Major regulations overhauled to face safety challenges
November 22, 2023 6:03 pm
November 22, 2023 6:03 pm
India has been facing an increasing demand for electricity while moving towards the vision of smart cities.
Electricity accidents are becoming increasingly prevalent nationwide, particularly in homes, industrial and commercial buildings, and hospitals. Most electrical accidents, such as “fire due to short-circuit,” are caused by ignorance and non-use of safety measures recommended by codes of practice, such as IS3043, IS732, and NEC.
India has been facing an increasing demand for electricity while moving towards the vision of smart cities. But on the other side, the rate of electrical incidents is frequent, and the media viewed ‘short circuits’, as the main culprit of at least 65 percent of the total fire incidents. According to data from the National Crime Records Bureau (1), in 2015, about 2255 persons died due to fire caused by electrical short circuits. As per the data of the Indian Copper Association, 2016 witnessed 11444 electrical accidents involving 4799 deaths. The central electricity authority data attributes 40 percent of deaths at the workplace to electrical issues and 13 deaths on average per day by electrocution in India, which is the highest in the world. Electricity is recognised as a serious workplace hazard, exposing electric shock, thermal burns, fires, and explosions to human beings. Most of this is due to improper electrical installation and poor-quality products in India.
New Regulation and Standards
Regulations: The Central Electricity Authority (Measures relating to Safety and Electric Supply) regulations are the mandatory requirement to be followed in every electrical installation. The erstwhile 2010 regulations were replaced by a new regulation in June 2023. It is to be noted that the new regulation has a variety of changes compared to the old ones. Fault loop impedance is introduced as a new component as a mandatory safety testing after installation to determine the effectiveness of the automatic disconnection during fault conditions. Earth resistance has been removed from the standard for low-voltage installations. This is a major change as the earthing system followed till now is the TT system, which mandates the use of 30 mA RCD at the origin of the installation. Hence, supply cannot be used in most installations due to nuisance tripping, and only the TN-S system becomes usable in India. Since the earth electrode resistance test is removed, the significance of earth pits is reduced.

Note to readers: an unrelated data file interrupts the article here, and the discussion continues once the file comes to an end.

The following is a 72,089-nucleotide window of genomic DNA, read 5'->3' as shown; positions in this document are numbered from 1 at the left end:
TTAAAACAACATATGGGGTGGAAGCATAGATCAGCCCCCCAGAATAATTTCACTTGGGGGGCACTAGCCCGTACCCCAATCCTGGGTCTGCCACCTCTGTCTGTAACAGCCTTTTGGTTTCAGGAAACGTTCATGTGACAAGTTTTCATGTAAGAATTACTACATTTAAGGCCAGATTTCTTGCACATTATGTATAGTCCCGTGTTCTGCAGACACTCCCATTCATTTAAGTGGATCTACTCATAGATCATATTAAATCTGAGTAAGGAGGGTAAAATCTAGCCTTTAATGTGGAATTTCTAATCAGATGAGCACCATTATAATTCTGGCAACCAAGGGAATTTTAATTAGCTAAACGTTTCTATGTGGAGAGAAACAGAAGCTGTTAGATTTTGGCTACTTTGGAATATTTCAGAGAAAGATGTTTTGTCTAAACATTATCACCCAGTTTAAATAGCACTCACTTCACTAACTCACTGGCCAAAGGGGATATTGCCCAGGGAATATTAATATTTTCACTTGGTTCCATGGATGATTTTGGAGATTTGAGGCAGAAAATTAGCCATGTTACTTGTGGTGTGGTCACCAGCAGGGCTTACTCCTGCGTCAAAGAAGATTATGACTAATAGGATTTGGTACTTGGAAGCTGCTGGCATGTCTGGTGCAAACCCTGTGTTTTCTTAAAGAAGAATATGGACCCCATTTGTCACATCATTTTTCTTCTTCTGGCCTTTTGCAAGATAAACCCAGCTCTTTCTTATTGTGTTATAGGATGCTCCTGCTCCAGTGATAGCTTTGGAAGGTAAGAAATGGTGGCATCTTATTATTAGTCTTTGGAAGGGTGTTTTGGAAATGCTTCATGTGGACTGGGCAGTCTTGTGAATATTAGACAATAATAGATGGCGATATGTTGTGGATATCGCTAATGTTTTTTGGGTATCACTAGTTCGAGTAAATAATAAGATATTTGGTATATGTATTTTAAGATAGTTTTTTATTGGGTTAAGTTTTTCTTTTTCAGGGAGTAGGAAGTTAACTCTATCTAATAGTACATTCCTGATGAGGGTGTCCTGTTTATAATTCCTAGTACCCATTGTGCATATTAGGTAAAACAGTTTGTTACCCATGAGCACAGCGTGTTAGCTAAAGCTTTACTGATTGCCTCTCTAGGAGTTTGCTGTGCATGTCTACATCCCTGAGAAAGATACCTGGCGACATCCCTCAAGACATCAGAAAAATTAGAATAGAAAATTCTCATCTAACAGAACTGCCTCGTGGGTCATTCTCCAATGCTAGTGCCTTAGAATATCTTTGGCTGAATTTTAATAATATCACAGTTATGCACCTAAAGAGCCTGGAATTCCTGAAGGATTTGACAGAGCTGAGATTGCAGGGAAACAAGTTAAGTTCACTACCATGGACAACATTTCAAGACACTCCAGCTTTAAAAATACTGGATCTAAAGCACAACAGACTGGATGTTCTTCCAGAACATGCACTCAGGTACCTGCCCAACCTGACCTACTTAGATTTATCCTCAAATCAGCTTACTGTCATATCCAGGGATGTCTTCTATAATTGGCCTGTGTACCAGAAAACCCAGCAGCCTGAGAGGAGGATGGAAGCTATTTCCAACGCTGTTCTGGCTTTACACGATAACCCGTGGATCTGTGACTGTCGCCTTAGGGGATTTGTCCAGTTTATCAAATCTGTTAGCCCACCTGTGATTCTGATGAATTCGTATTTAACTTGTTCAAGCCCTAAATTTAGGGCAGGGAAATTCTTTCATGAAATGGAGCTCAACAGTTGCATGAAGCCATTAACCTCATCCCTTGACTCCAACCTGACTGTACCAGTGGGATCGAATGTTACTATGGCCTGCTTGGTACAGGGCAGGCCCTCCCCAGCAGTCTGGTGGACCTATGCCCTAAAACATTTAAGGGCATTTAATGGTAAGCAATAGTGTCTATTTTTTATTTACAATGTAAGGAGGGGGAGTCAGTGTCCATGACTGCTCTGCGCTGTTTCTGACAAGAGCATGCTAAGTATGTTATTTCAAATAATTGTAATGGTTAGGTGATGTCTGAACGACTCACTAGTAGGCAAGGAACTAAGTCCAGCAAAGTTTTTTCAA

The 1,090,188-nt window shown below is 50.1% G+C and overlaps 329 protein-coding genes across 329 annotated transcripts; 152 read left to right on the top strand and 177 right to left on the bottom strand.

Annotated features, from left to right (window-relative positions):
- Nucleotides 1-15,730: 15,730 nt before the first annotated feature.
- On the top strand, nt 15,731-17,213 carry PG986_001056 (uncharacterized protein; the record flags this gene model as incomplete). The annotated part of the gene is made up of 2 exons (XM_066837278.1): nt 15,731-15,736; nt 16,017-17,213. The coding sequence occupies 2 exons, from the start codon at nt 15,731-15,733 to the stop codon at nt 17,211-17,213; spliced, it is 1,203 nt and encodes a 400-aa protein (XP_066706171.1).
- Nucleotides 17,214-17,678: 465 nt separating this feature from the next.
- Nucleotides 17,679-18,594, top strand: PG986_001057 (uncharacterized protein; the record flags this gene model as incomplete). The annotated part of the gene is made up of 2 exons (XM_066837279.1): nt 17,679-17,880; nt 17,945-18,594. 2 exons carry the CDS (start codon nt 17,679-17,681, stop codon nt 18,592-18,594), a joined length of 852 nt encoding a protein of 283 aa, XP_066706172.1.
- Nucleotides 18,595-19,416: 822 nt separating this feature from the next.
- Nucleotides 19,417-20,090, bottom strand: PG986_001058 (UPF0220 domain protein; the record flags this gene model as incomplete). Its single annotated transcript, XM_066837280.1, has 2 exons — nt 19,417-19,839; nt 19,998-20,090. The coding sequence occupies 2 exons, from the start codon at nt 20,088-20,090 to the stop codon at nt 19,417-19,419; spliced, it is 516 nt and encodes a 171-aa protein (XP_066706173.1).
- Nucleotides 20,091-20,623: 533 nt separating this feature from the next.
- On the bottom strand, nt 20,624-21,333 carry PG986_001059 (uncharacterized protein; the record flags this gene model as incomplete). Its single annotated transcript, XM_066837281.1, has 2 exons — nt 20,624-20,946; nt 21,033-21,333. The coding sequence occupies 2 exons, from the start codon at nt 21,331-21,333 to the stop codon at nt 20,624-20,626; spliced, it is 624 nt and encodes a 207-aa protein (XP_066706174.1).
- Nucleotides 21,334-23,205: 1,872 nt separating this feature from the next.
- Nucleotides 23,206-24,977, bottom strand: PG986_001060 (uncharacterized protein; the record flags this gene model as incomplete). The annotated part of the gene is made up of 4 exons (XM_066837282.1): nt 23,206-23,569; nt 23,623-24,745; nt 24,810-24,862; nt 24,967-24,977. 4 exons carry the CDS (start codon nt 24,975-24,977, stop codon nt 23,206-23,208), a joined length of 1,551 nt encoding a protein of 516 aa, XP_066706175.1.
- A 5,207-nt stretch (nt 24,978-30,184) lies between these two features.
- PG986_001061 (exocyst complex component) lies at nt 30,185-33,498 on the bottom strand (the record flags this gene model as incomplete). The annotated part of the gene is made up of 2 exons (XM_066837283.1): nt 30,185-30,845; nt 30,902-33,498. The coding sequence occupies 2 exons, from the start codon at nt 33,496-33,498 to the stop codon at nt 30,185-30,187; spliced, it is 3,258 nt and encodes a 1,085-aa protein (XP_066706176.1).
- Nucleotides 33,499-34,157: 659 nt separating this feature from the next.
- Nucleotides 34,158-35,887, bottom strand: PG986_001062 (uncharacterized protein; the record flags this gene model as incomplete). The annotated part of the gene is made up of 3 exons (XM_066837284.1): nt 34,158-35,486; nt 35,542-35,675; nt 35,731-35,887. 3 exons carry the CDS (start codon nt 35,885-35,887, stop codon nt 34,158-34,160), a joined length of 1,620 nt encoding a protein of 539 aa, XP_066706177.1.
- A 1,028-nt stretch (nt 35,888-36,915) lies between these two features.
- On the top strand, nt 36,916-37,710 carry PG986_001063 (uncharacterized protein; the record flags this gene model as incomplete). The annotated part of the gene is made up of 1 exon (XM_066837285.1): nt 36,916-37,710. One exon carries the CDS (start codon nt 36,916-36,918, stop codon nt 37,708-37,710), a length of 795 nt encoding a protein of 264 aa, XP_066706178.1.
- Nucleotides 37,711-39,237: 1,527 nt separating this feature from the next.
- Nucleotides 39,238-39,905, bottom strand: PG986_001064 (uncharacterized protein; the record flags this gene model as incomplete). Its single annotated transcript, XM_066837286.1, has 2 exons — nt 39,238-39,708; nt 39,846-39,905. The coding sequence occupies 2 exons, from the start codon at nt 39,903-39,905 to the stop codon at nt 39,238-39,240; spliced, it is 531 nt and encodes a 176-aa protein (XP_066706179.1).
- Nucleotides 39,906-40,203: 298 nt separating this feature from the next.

Standards: The National Electrical Code of India (NEC 2023) was released this year. This code is also made mandatory by the CEA regulation. The National Electrical Code of India explains the importance of class 2 copper wire, TN-S system and Equipotential Bonding. This will lead to a low fault loop impedance in a typical installation. The lower the impedance, the more the current will be passing through the circuit, leading to faster disconnection of overcurrent protective devices.
In large residential, commercial, and industrial buildings, PME earthing is also recommended in NEC 2023. The PME system has additional fault return paths as well as low touch voltages, making the premise more safe. Equipotential Bonding is also an important measure for shock protection in residential and commercial premises. All exposed and extraneous conductive parts of an installation (e.g. metal pipes, metal rebars, etc.) are bonded to a Main Earth Terminal or MET. This ensures that there is no potential difference between two simultaneously accessible metal parts in case of fault, which means it will be equipotential. This ensures no shock during fault conditions.
Due to the publication of these Codes, Standards and Regulations, the electrical installations will drastically change in a few years. The accidents due to electricity will be reduced. These measures are being taught and spoken in the electrical population through the courses and awareness classes taken by the Bureau of Indian Standards and the National Federation of Engineers for Electrical Safety (NFE).
Authored by– Nandu Gopan- Member of the Bureau of Indian Standard (BIS) in ETD 20 (Electrical Installation Sectional Committee)